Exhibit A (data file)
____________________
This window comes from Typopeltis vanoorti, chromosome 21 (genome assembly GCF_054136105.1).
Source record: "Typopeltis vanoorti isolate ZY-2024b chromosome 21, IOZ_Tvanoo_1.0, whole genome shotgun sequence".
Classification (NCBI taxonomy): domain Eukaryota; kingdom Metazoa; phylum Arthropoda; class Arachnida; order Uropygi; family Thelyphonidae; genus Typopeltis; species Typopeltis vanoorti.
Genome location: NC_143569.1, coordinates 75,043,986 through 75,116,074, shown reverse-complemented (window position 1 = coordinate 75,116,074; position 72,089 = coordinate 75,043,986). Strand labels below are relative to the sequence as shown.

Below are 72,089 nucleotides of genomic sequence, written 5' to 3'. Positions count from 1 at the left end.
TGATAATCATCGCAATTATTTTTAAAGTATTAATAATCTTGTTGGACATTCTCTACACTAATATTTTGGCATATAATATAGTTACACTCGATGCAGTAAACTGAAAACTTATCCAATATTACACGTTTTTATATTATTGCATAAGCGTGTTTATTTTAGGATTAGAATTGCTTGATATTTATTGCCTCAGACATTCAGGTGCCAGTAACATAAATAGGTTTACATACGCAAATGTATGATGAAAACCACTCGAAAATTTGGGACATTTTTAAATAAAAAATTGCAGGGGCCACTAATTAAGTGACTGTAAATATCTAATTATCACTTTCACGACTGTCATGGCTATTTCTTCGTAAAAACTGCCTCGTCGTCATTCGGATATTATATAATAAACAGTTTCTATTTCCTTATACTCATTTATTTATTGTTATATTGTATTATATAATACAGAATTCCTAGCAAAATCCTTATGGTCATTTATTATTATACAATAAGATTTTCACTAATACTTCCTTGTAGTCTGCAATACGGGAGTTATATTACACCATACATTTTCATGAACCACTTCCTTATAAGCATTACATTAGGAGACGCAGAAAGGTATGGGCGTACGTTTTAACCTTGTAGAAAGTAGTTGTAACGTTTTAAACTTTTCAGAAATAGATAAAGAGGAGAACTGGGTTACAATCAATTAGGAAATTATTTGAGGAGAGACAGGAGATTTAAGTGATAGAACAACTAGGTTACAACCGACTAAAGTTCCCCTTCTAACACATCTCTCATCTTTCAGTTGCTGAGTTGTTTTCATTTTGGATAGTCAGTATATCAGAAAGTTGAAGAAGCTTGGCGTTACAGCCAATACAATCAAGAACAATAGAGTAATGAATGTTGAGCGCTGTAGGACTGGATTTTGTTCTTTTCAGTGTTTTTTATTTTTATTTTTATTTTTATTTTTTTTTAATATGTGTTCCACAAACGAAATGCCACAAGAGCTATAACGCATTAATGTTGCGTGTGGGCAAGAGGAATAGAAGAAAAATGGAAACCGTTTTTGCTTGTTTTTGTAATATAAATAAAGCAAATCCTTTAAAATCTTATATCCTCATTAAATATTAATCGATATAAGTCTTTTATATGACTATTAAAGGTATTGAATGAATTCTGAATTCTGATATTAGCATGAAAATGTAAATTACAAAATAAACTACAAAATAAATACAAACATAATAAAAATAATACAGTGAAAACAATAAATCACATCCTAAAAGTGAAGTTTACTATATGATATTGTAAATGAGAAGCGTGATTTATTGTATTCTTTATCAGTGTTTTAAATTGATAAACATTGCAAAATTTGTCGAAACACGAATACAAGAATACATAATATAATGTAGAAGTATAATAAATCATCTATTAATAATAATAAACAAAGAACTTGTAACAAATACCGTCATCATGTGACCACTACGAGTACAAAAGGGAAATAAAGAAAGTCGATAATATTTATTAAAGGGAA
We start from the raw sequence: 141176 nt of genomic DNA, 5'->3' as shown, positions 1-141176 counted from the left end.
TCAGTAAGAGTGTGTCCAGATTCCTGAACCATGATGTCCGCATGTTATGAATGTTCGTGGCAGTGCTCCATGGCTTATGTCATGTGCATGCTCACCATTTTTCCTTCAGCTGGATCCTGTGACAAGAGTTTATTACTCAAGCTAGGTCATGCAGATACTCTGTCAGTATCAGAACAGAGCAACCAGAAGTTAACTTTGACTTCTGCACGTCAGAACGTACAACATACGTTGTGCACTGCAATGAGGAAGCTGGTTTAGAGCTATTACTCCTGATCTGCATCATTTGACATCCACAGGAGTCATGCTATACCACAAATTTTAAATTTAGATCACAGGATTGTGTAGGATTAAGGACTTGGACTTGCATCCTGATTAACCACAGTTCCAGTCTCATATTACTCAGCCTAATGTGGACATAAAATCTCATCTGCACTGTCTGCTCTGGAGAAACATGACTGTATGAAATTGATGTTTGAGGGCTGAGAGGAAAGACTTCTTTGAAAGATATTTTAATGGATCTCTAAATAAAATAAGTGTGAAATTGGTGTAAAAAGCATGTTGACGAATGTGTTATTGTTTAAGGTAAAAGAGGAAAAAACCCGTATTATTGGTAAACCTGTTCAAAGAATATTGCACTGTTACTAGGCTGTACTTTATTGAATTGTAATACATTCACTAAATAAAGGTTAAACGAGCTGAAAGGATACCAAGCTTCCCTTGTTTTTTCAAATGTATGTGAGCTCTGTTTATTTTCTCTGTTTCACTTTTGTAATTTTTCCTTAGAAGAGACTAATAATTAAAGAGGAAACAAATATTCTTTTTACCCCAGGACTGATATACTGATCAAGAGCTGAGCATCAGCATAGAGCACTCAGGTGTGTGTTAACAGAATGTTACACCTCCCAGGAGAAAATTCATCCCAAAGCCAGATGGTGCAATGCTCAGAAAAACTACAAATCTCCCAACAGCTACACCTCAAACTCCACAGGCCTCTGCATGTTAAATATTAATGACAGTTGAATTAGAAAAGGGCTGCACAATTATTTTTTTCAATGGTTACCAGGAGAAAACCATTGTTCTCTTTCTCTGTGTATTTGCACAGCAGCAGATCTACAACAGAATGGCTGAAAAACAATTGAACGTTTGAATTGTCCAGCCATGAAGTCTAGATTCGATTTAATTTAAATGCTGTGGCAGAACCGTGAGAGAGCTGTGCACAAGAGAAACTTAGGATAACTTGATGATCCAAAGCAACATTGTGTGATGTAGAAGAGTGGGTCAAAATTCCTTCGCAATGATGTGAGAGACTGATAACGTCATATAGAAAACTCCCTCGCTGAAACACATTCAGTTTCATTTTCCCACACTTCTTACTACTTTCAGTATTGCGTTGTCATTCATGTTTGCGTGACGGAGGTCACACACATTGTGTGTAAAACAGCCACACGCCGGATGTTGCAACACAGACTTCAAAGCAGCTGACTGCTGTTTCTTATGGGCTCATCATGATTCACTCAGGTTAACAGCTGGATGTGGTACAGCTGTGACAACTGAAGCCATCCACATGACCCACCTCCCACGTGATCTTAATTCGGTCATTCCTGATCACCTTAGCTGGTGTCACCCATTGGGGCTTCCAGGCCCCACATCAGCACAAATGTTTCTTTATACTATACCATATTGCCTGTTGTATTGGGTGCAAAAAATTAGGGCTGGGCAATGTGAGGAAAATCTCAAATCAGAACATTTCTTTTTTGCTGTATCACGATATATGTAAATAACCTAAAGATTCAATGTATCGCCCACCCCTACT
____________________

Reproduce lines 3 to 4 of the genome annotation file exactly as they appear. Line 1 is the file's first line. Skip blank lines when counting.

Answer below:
Classification (NCBI taxonomy): domain Eukaryota; kingdom Metazoa; phylum Arthropoda; class Arachnida; order Uropygi; family Thelyphonidae; genus Typopeltis; species Typopeltis vanoorti.
Genome location: NC_143569.1, coordinates 75,043,986 through 75,116,074, shown reverse-complemented (window position 1 = coordinate 75,116,074; position 72,089 = coordinate 75,043,986). Strand labels below are relative to the sequence as shown.